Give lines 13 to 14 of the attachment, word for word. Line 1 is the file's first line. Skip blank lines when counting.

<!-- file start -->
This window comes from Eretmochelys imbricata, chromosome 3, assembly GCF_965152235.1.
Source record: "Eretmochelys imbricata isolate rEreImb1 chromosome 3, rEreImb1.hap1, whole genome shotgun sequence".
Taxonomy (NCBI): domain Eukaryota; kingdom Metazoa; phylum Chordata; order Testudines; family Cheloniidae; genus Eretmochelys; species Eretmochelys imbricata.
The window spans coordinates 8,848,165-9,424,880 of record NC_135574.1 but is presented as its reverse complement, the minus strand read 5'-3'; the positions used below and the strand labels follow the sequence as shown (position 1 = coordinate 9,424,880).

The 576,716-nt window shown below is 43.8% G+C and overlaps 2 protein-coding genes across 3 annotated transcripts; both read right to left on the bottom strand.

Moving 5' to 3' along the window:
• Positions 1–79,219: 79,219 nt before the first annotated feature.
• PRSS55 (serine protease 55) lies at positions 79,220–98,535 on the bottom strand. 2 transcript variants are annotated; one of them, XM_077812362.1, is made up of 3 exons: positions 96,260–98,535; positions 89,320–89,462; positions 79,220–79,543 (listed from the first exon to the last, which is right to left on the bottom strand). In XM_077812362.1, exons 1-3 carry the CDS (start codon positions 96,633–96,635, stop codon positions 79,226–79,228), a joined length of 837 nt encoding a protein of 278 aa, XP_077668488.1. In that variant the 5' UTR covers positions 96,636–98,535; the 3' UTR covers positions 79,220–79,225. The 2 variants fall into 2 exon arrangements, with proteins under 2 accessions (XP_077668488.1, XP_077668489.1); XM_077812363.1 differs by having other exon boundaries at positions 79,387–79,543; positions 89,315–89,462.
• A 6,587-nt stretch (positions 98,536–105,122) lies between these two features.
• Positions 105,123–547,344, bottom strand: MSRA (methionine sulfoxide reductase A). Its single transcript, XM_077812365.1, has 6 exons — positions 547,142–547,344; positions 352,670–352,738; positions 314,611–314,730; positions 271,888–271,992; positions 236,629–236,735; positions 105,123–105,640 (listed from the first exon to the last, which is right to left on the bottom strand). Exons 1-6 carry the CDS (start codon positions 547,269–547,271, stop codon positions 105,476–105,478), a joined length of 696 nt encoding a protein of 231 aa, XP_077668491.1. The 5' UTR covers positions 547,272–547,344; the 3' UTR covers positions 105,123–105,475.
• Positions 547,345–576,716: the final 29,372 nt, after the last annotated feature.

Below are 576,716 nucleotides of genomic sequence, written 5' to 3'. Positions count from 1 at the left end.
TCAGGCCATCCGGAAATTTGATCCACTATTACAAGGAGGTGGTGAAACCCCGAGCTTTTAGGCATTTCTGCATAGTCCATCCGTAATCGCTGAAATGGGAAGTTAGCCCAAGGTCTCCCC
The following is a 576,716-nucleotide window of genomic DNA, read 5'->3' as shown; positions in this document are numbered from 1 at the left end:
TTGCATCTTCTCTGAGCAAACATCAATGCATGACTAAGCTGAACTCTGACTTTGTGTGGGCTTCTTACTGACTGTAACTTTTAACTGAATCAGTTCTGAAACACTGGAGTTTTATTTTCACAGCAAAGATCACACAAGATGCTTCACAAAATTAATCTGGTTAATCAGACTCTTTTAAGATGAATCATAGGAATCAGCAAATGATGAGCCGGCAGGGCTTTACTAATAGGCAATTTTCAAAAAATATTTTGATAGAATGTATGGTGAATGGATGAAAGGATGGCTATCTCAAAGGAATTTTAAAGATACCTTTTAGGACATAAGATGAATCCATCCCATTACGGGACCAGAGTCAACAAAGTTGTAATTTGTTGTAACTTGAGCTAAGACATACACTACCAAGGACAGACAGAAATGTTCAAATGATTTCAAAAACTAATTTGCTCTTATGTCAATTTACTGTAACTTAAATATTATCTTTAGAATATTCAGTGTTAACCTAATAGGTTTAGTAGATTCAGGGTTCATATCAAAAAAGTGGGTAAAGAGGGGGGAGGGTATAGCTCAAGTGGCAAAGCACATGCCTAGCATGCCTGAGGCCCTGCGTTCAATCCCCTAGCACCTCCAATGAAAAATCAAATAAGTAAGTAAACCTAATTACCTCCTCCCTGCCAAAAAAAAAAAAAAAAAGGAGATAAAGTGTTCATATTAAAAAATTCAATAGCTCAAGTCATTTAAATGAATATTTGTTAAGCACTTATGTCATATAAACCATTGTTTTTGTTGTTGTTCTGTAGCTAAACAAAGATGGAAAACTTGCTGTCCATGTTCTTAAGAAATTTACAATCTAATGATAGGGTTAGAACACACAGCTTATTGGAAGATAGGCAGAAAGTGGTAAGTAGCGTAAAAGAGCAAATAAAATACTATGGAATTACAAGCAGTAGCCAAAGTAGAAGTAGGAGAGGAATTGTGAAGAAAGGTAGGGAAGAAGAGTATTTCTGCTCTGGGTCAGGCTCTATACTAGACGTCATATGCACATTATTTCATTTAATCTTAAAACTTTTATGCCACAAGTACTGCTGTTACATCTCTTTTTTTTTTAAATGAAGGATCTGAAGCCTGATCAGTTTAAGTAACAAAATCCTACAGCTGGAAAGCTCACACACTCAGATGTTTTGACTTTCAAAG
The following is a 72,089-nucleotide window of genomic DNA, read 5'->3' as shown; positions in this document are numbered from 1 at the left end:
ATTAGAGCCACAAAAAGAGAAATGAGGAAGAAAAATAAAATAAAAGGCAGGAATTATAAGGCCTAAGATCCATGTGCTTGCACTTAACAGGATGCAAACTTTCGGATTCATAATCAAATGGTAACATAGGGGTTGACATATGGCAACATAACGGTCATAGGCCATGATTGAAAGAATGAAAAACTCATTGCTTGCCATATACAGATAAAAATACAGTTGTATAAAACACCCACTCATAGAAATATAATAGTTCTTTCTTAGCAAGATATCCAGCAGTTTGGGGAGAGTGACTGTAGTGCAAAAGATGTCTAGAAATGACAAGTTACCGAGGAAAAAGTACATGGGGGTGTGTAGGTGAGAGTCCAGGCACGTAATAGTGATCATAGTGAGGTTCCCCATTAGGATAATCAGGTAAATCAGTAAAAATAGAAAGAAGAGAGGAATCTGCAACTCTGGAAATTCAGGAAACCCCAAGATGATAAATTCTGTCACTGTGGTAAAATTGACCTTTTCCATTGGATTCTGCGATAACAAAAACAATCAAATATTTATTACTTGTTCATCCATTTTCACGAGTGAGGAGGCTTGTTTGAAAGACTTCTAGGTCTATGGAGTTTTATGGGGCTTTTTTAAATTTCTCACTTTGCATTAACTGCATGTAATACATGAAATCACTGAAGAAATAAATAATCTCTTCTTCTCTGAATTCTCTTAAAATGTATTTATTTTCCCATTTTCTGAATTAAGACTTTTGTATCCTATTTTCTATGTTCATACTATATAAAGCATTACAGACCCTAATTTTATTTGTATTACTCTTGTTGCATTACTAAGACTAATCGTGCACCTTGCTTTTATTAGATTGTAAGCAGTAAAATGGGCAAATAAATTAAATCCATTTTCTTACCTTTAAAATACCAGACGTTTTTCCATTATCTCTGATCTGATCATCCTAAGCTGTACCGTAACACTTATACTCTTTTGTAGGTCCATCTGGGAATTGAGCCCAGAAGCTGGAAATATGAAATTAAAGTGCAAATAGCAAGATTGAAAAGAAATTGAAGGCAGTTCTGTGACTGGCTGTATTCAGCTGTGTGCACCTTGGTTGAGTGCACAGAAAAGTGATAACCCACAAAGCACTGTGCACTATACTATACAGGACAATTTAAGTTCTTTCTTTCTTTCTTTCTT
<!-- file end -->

TCAGGCCATCCGGAAATTTGATCCACTATTACAAGGAGGTGGTGAAACCCCGAGCTTTTAGGCATTTCTGCATAGTCCATCCGTAATCGCTGAAATGGGAAGTTAGCCCAAGGTCTCCCC
The following is a 576,716-nucleotide window of genomic DNA, read 5'->3' as shown; positions in this document are numbered from 1 at the left end: